Monday, August 30, 2010

Awful August Continues; September Worst Month for Stocks

Since topping out at 10,698.75 on August 9, stocks have been in a pretty steady decline, losing almost 700 points on the Dow over the past 15 sessions. And what used to be known as "mutual fund Monday" - because so many fund investors would pony up with fresh cash - have been losers the past three weeks.

According to Reuters, today was the lowest combined volume for the three major exchanges: AMEX, NYSE and NASDAQ. In the absence of any kind of market-moving news, investors took the path of least resistance and shed shares in favor or more likely candidates. Bonds, gold and cash were where money was being parked until some certainty over the future of the US economy is ascertained.

The general mood being dour and weary, traders have found nothing upon which to hang a trade and that's a serious problem, not only for investors, but for the companies whose stocks trade on the public dollar. Without ample support, a slew of companies will simply cease to exist, especially when borrowing has become somewhat of a nuisance.

Sure, corporate debt is at high levels, but companies are finding it more palatable to borrow at low rates than touch the bales of cash they are hoarding, symptomatic of a deflationary depression, upon which the nation has embarked, without doubt.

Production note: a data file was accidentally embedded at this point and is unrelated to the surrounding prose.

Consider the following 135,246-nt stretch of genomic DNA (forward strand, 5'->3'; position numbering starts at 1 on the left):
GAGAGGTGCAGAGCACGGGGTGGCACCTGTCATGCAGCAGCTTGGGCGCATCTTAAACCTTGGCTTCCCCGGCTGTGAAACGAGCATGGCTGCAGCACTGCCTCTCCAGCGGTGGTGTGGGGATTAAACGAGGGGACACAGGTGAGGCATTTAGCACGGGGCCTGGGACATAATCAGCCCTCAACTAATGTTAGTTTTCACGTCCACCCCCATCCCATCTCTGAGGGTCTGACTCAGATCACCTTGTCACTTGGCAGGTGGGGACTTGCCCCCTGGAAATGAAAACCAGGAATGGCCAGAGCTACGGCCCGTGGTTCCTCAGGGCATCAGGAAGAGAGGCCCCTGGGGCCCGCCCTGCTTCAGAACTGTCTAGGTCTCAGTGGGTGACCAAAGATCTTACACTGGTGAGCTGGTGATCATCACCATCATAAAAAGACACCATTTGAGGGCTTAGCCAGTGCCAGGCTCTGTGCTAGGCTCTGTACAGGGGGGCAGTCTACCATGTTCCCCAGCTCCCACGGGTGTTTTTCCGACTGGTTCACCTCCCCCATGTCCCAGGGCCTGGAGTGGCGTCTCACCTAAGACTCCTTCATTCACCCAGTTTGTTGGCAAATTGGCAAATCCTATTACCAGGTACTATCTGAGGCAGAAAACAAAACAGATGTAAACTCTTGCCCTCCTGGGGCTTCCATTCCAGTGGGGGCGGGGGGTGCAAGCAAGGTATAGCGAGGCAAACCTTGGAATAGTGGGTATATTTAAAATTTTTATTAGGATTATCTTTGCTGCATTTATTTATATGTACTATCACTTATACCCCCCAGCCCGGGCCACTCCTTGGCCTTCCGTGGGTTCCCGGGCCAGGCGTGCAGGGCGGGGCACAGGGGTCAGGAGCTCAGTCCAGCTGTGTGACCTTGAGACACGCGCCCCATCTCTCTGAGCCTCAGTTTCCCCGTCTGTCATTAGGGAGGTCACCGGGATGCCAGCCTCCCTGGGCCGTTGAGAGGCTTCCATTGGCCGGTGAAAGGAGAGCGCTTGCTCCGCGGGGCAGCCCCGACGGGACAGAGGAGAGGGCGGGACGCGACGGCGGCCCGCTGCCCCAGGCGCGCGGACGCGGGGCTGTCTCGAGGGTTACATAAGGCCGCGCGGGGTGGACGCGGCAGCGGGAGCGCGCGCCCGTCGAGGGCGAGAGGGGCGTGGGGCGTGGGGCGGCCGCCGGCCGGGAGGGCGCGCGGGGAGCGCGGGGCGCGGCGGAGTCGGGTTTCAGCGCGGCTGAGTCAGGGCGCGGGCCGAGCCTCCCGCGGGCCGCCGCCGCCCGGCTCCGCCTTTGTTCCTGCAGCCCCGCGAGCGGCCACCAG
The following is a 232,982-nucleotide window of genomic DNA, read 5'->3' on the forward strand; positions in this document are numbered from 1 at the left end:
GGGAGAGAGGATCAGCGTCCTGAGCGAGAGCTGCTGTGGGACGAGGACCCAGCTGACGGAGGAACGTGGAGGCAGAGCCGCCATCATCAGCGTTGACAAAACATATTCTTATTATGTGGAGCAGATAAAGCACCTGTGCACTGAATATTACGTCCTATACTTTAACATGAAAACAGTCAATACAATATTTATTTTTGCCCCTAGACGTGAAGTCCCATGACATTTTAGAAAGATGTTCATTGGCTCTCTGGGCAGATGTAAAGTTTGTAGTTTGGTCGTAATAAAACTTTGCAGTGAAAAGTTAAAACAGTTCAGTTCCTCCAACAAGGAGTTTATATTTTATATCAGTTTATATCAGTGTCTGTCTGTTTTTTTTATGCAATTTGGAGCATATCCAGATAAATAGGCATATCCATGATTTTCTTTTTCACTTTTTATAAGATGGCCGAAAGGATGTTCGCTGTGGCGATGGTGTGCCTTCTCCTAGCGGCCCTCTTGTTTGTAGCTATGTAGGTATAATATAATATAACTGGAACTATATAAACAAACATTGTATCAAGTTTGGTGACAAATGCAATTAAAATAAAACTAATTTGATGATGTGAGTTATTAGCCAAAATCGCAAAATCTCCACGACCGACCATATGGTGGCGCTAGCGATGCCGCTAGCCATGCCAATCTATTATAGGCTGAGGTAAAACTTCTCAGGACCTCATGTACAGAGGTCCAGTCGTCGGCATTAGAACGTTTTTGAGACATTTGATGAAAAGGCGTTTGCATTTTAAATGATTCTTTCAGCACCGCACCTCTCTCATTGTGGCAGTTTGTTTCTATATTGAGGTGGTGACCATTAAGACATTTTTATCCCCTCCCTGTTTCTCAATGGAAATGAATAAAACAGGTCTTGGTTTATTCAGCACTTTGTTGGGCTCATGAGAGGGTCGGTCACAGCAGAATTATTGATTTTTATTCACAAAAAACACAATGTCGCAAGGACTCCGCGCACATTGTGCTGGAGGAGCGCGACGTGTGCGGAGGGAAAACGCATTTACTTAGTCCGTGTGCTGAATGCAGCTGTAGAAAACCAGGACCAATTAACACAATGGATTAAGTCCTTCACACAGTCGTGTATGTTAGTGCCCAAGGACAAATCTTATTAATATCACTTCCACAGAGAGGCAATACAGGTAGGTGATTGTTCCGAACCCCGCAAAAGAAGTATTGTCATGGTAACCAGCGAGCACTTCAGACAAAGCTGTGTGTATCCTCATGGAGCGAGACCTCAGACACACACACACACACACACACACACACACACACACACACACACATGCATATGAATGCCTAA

Stocks never made it into positive territory, and declines worsened throughout the session. The usual thought of month-ending "window dressing" has been replaced by a flight to safety and out of risky assets.

Dow 10,009.73, -140.92 (1.39%)
NASDAQ 2,119.97, -33.66 (1.56%)
S&P 500 1,048.92, -15.67 (1.47%)
NYSE Composite 6,695.28, -99.63 (1.47%)

Declining issues buried advancers, 4931-1489, though new highs managed to beat out new lows, 240-125, only because so many stocks have been delisted of late.

NASDAQ Volume 1,614,811,125
NYSE Volume 3,411,060,000

Commodities were also weak. oil lost 47 cents, falling to $74.70. Gold managed a tiny gain of $1.50, to $1,237.10. Silver was unchanged at $19.04.

As bad as August has been, September is historically the worst month to own stocks.

Bank of America (BAC) fell 2.5 percent to $12.32, as fears that the Fed may begin dumping all of its toxic paper (originally owned by BofA and others) back upon the beleaguered institution. Somebody has to take the fall and there probably is no better candidate than BofA.

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